Elsa Lathion


My master thesis, supervised by Professor Klaus Zuberbühler and Professor
Redouan Bshary, is a seven months study (September 2014-March 2015) on
the chimpanzees of the Sonsocommunity at the
Budongo Conservation Field
, Uganda.

The first long-term studies on chimpanzees already documented the importance
of aggressionin these animals. However, the function of some forms of aggression
remains unclear. Here, I will focus on instances of aggression that could function
as punishment. I will use the definition proposed by Clutton-Brock and Parker, i.e.
that an individual pays a cost to inflict costs on another individual with the function
to favourably alter the target's future behaviour. Until now it remains an open
question whether wild chimpanzees indeed punish.

I will focus my observations on three contexts. First, chimpanzees often give
food calls to attract group members to a site that offers high quality food. It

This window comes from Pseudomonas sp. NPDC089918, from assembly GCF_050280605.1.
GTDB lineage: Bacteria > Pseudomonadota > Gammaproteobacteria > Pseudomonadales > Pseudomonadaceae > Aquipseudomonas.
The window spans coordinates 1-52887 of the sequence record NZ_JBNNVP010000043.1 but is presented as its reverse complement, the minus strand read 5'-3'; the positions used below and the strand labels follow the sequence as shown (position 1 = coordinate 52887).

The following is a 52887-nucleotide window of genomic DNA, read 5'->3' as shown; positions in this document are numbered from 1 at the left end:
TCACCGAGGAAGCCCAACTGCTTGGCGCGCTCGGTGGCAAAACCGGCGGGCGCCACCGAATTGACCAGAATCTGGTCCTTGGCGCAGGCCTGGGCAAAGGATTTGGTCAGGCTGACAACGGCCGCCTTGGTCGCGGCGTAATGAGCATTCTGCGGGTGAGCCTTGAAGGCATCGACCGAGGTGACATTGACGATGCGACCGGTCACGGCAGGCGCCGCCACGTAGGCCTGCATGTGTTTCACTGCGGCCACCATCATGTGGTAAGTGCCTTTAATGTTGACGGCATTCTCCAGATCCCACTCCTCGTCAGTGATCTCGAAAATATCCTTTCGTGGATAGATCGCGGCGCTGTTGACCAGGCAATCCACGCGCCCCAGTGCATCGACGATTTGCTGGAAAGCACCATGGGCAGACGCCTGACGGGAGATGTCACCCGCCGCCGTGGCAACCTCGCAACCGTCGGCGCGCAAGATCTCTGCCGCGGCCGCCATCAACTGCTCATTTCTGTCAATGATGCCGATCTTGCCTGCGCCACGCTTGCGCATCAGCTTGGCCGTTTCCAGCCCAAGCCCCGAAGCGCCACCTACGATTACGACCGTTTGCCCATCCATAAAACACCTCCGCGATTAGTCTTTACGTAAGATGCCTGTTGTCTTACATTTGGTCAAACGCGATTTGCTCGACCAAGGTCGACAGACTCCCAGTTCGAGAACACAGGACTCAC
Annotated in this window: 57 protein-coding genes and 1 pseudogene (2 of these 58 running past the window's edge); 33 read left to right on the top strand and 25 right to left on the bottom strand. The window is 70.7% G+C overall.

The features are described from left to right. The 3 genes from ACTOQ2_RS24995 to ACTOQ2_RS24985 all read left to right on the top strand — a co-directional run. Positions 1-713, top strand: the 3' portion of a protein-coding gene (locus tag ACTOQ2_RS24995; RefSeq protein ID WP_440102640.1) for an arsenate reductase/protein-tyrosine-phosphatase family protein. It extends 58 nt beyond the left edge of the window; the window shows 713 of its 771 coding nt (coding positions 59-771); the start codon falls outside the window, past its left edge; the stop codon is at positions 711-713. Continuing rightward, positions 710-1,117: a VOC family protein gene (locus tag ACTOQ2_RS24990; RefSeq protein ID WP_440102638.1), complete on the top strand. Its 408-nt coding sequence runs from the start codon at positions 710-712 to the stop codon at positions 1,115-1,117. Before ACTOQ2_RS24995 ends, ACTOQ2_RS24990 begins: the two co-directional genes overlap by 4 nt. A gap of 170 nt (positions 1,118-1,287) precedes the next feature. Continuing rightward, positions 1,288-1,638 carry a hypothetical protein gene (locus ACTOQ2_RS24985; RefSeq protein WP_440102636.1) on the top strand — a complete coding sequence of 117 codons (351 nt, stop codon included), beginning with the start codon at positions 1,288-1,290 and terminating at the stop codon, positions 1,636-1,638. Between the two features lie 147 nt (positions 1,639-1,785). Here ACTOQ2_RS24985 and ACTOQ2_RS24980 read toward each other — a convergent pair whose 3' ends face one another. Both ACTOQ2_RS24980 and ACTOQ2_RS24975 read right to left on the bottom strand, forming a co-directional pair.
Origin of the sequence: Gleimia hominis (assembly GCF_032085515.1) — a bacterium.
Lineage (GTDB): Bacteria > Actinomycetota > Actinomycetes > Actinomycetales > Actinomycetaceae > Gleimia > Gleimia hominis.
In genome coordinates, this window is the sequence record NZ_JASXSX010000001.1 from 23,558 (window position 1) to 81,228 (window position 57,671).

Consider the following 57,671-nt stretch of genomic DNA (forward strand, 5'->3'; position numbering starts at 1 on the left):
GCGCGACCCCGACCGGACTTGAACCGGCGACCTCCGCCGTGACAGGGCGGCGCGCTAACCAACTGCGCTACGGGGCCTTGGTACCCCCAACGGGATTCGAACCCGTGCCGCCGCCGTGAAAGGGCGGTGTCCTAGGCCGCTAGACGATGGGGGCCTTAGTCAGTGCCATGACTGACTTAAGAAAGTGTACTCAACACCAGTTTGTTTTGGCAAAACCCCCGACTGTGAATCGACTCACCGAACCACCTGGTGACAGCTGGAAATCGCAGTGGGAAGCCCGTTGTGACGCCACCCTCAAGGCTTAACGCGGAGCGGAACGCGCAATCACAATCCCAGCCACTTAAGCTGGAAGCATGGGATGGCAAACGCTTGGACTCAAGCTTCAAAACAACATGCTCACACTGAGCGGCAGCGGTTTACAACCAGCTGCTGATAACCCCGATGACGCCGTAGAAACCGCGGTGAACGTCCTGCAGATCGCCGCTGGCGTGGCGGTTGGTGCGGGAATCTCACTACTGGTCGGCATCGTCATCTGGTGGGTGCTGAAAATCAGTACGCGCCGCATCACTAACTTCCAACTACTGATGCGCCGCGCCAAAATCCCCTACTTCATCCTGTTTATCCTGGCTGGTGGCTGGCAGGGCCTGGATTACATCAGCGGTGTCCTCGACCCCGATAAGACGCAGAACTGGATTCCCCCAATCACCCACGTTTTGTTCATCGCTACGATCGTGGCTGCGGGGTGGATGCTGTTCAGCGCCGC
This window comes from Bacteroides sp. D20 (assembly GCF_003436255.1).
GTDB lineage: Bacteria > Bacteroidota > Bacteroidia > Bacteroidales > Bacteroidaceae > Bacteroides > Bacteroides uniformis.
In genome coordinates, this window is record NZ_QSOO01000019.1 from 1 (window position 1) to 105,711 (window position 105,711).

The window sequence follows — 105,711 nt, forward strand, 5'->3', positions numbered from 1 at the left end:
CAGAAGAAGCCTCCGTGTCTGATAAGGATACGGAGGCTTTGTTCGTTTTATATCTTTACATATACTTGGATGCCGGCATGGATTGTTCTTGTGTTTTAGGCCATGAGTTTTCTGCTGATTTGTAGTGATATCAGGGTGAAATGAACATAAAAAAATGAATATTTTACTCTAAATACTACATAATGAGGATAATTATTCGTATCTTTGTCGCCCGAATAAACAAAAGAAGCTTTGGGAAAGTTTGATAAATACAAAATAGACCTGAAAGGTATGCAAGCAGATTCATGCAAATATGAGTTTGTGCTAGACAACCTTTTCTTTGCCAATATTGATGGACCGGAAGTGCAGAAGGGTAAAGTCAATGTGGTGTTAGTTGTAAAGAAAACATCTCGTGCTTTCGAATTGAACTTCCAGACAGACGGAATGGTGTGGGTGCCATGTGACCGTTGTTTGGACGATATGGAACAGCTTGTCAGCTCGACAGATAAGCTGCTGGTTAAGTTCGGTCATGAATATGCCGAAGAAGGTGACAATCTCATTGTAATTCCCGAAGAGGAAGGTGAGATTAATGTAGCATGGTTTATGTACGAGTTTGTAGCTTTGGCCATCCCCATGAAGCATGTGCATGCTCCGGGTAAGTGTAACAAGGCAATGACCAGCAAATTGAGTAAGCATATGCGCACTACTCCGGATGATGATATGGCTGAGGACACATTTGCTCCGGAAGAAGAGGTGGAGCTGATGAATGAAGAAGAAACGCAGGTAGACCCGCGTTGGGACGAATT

has been described that individuals sometimes remain silent instead of calling.
Second, individuals greet each other when two parties join. However, greeting
may be suppressed in the presence of a dominant who does not like to witness
bonding between other group members. Third, females in oestrus often give
copulation calls to inform other males about this activity but also may remain
silent. In all three situations, aggression has been observed.
The aim of this
study is to find out if there is punishment in wild chimpanzees and to describe
the settings in which it might occur, which may shed light on the evolution and
function of punishment in our own species.


Elsa Lathion

Université de Neuchâtel
Institut de Biologie
Rue Emile-Argand 11
2000 Neuchâtel